Artpop is a trip around Lady Gaga’s mind better left unquestioned
Lady Gaga cannot be explained. Ever since the New York-bred artiste stepped on the scene with The Fame in 2008, things in the music biz got inexplicably weird. Between raw meat dresses, mobile amniotic sacs, hovercraft frocks, bleeding ensembles, and a blatant disregard for clothing altogether, Stefani Germanotta has given the world truly Gaga moments to keep the masses gawking, guessing, (and sometimes gagging) yet still peeking back for more.
Gaga eliciting whys with her creative expression has become expected, but when it comes to her art, it’s better to refrain from askin’ all them questions and just go along with it. “Each song on ARTPOP was inspired by different types of adrenalin, so it’s an expression of the various rushes,” she tweeted to her 40 million-plus followers a month before the big release. “I want you to feel them.”
Yes, art can inspire analysis. But it’s made to be experienced rather than defined, felt rather than figured out. It’s just better that way. For ArtPop, her third studio album, all the same rules apply. For 15 tracks, Lady Gaga peels back the curtains on the potpourri of thoughts swirling behind her poker face for art’s sake, regardless of whether or not her train of thought makes any sense to the listener.
Gaga explains everything we need to understand about her latest offering in her opening number “Aura.” “Dance, sex, art… pop,” she chants robotically on the Cirque du Soleil-esque cut, an early indicator of the album’s lack of depth. The music is fun, sure, but unlike Born This Way (2011), she doesn’t dabble too far into the deep end of the subject matter pool. She sticks to straight-forward statements and shallow metaphors paired with trance club production to discuss intimacy, art and pop culture over and over again.
Lady Gaga toys with traditional relationship roles in her almost-clever “G.U.Y. (Girl Under You),” the follow-up to the Goddess of Love-praising “Venus.” “You’ll be my G.I.R.L/Guy, I’m romance and love’s to hold you/Know, you wear my make-up well,” she sings about her guy. She celebrates carnal desires in “Swine” and “Sexxx Dreams,” then her escapist tendencies in “Mary Jane Holland” and “Gypsy,” the latter of which has the obnoxious singalong potential of Kelly Clarkson’s “Since You Been Gone” and Rihanna’s “We Found Love” during the least sober moment of a party.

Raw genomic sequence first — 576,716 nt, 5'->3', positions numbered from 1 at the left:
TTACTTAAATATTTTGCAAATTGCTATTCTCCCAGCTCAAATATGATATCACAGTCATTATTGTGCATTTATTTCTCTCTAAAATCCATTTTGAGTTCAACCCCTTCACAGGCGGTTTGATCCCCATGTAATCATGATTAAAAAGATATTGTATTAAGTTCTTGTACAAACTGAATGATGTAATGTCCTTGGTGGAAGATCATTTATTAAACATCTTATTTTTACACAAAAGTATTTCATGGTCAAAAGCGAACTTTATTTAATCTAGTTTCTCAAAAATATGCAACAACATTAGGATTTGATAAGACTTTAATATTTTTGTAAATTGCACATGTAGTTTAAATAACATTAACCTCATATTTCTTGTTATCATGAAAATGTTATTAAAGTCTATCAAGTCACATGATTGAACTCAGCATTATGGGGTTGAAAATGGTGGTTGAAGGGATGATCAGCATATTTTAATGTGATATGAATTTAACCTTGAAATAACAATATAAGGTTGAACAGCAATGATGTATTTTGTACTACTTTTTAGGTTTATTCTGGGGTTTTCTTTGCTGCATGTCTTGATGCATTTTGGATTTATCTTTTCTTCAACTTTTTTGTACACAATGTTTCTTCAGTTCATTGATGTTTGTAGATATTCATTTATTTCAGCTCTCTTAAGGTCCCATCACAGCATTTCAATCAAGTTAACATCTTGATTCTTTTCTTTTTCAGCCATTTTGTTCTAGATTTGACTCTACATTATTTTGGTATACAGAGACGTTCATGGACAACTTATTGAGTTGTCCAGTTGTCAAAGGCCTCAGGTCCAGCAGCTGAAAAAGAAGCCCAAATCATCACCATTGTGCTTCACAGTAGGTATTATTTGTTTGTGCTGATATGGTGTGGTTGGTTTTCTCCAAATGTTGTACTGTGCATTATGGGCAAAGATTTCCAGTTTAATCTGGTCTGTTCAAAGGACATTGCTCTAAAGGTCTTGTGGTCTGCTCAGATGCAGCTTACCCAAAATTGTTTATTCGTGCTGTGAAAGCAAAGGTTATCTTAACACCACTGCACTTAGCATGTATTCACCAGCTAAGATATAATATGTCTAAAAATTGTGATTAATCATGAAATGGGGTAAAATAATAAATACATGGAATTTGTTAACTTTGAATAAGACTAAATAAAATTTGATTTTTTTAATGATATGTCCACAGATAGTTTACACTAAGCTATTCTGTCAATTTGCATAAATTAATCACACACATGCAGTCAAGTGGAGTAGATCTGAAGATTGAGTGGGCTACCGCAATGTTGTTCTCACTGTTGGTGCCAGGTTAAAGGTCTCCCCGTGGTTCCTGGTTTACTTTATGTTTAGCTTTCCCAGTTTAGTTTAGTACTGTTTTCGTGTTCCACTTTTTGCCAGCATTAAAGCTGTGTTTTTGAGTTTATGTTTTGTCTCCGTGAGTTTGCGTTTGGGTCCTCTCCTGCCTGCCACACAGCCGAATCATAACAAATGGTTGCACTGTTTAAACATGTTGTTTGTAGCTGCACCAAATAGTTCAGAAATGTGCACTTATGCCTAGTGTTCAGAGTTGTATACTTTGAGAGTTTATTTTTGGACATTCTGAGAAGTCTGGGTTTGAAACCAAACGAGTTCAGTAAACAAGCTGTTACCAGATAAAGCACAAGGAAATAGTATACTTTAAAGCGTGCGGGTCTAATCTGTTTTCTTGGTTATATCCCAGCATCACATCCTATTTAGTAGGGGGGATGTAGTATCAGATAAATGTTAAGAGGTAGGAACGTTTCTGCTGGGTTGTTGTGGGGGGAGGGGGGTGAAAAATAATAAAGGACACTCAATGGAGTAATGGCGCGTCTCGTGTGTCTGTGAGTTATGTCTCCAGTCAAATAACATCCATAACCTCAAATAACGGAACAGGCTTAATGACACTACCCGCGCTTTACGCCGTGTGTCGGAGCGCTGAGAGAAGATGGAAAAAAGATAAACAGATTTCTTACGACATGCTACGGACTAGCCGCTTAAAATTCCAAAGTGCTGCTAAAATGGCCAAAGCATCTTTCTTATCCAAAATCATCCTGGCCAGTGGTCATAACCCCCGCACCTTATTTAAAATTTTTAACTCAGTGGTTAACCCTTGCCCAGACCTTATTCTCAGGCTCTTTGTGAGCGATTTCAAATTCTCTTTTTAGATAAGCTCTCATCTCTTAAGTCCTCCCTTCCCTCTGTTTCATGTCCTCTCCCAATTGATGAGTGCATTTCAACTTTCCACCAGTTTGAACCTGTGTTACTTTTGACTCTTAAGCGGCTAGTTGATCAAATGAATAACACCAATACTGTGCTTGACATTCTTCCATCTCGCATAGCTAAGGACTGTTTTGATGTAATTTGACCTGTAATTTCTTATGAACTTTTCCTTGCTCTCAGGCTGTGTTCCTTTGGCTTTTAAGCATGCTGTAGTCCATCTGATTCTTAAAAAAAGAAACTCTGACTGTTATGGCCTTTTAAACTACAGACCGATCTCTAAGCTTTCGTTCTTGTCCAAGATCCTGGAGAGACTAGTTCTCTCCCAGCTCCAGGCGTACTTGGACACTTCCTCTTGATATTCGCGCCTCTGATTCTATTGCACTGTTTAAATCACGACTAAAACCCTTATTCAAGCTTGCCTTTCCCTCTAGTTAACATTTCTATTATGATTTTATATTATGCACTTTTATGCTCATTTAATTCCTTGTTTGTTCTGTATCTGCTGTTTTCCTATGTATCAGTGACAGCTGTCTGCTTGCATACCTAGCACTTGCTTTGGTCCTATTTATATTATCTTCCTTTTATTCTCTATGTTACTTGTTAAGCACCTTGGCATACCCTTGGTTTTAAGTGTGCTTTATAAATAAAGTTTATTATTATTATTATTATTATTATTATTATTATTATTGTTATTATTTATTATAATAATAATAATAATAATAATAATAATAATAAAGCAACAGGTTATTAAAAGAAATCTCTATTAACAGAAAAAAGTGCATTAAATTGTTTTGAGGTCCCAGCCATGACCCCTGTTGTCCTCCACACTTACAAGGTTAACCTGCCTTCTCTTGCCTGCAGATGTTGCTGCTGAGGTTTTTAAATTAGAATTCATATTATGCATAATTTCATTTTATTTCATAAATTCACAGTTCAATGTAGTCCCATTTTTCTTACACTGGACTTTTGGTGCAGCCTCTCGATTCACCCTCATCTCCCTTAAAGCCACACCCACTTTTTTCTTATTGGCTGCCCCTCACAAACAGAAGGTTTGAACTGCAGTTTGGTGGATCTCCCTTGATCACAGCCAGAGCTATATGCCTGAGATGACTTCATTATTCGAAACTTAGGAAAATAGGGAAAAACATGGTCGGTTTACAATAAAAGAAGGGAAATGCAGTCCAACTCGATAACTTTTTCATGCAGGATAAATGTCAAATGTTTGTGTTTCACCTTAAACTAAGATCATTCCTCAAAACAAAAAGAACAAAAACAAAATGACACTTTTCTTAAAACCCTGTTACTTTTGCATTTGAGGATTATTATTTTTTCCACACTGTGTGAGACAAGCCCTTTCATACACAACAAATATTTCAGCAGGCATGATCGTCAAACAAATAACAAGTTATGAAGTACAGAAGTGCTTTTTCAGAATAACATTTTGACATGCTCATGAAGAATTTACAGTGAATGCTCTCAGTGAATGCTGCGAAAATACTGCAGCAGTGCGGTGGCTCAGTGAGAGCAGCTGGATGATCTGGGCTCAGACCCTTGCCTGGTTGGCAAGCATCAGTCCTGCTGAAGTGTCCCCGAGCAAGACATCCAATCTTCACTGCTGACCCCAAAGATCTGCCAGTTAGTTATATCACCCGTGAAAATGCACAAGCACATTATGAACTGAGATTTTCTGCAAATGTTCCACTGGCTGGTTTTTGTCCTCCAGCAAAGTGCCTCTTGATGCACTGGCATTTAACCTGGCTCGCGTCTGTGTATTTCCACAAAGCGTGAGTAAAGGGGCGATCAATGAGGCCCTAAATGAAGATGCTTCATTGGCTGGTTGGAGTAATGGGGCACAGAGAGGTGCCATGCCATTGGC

Gaga dedicates two tracklist slots in a row to high fashion, which was the biggest platform for Gaga’s slowly waning “out there” image until a new wave of aesthetically adventurous pop princesses came along to match her antics tit for tat. The outcome of her efforts is a forced, over calculated and potentially skippable duo typecast for the gay, voguing Monsters. Gaga admits the thrill she gets from dressing up in “Fashion!” (“Looking good and feeling fine/Slay, Slay, Slay, Slay”) and honors Versace—the same fashion house that Kanye West recently denounced—with a snarky, sarcastic ode to “Donatella.”
Aside from her surface level topical explorations, the disc has a few sonic morsels peppered in to break up the monotony of droning, pulsing club-pop tracks with a little too much Dance Dance Revolution appeal. Gaga’s “Jewels ‘N Drugs” manages to tap into the hip-hop vein without messy, Miley Cyrus-esque misappropriation. She enlists the trifecta of T.I., Too $hort and Twista to help her create a trap-pop concoction similar to Katy Perry’s “Dark Horse” with Juicy J. You can even twerk to it if the spirit so moves you.
ArtPop’s second and final feature spot proved to be as infectious as its first. Gaga pairs up with a smooth-voiced R. Kelly for the album’s second single, “Do What U Want,” an upbeat rebuttal of sorts to negative comments aimed her way. “Write what you want/Say what you want about me/If you’re wondering/Know that I’m not sorry,” she sings rebelliously.
Gaga enters rare form and severs all ties to dance music for “Dope,” a heavy-handed piano ballad dripping with drunkenness and regret. For nearly four minutes, her sound is stripped as naked as she was during her 2013 MTV Video Music Awards performance. “I promise this drink is my last one/I know I fucked up again/’Cause I lost my only friend,” she croons woefully before asking God to forgive her sins. It’s a breath of fresh air from unnecessarily super-pop tracks like the whiney “MANiCURE” and disappointingly bland title track “Artpop.”
For her final act, Gaga takes a moment to toot her own horn and take in the ArtPop phenomenon she created. Did her art and pop culture fusion album live up to all the hype that its haughty name implied? Is it worth all the “Applause” and praise she demands by the aptly-titled kicker? Maybe not, but all she really wanted was the attention. She said it herself; it’s what she lives for. No questions asked. —Stacy-Ann Ellis (@stassi_x)